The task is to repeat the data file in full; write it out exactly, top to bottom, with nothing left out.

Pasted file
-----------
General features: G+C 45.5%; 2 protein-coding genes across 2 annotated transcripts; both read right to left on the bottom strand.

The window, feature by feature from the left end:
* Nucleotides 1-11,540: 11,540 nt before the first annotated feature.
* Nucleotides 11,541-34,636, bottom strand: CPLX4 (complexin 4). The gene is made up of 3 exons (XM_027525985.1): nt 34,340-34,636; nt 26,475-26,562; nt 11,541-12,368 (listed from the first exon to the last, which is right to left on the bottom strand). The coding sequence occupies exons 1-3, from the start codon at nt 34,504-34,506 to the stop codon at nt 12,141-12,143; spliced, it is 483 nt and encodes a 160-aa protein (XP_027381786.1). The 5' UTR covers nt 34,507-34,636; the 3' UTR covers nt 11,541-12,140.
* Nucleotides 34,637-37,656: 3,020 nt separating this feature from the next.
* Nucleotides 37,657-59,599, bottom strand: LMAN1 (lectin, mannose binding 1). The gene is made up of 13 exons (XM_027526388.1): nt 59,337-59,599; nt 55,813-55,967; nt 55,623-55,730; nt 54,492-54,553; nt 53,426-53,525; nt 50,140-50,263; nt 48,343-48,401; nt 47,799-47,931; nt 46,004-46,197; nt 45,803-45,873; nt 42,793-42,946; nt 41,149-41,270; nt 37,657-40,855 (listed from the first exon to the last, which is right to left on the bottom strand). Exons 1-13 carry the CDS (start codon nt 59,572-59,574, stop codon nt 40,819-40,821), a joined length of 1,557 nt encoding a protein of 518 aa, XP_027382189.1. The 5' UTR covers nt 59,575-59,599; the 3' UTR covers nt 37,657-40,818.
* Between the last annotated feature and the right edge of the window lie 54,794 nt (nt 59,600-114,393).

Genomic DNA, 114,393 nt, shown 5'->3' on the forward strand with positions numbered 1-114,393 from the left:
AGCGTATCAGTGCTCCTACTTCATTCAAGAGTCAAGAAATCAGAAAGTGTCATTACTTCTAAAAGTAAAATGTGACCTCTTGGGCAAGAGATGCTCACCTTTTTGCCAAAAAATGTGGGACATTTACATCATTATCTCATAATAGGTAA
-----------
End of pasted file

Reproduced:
General features: G+C 45.5%; 2 protein-coding genes across 2 annotated transcripts; both read right to left on the bottom strand.

The window, feature by feature from the left end:
* Nucleotides 1-11,540: 11,540 nt before the first annotated feature.
* Nucleotides 11,541-34,636, bottom strand: CPLX4 (complexin 4). The gene is made up of 3 exons (XM_027525985.1): nt 34,340-34,636; nt 26,475-26,562; nt 11,541-12,368 (listed from the first exon to the last, which is right to left on the bottom strand). The coding sequence occupies exons 1-3, from the start codon at nt 34,504-34,506 to the stop codon at nt 12,141-12,143; spliced, it is 483 nt and encodes a 160-aa protein (XP_027381786.1). The 5' UTR covers nt 34,507-34,636; the 3' UTR covers nt 11,541-12,140.
* Nucleotides 34,637-37,656: 3,020 nt separating this feature from the next.
* Nucleotides 37,657-59,599, bottom strand: LMAN1 (lectin, mannose binding 1). The gene is made up of 13 exons (XM_027526388.1): nt 59,337-59,599; nt 55,813-55,967; nt 55,623-55,730; nt 54,492-54,553; nt 53,426-53,525; nt 50,140-50,263; nt 48,343-48,401; nt 47,799-47,931; nt 46,004-46,197; nt 45,803-45,873; nt 42,793-42,946; nt 41,149-41,270; nt 37,657-40,855 (listed from the first exon to the last, which is right to left on the bottom strand). Exons 1-13 carry the CDS (start codon nt 59,572-59,574, stop codon nt 40,819-40,821), a joined length of 1,557 nt encoding a protein of 518 aa, XP_027382189.1. The 5' UTR covers nt 59,575-59,599; the 3' UTR covers nt 37,657-40,818.
* Between the last annotated feature and the right edge of the window lie 54,794 nt (nt 59,600-114,393).

Genomic DNA, 114,393 nt, shown 5'->3' on the forward strand with positions numbered 1-114,393 from the left:
AGCGTATCAGTGCTCCTACTTCATTCAAGAGTCAAGAAATCAGAAAGTGTCATTACTTCTAAAAGTAAAATGTGACCTCTTGGGCAAGAGATGCTCACCTTTTTGCCAAAAAATGTGGGACATTTACATCATTATCTCATAATAGGTAA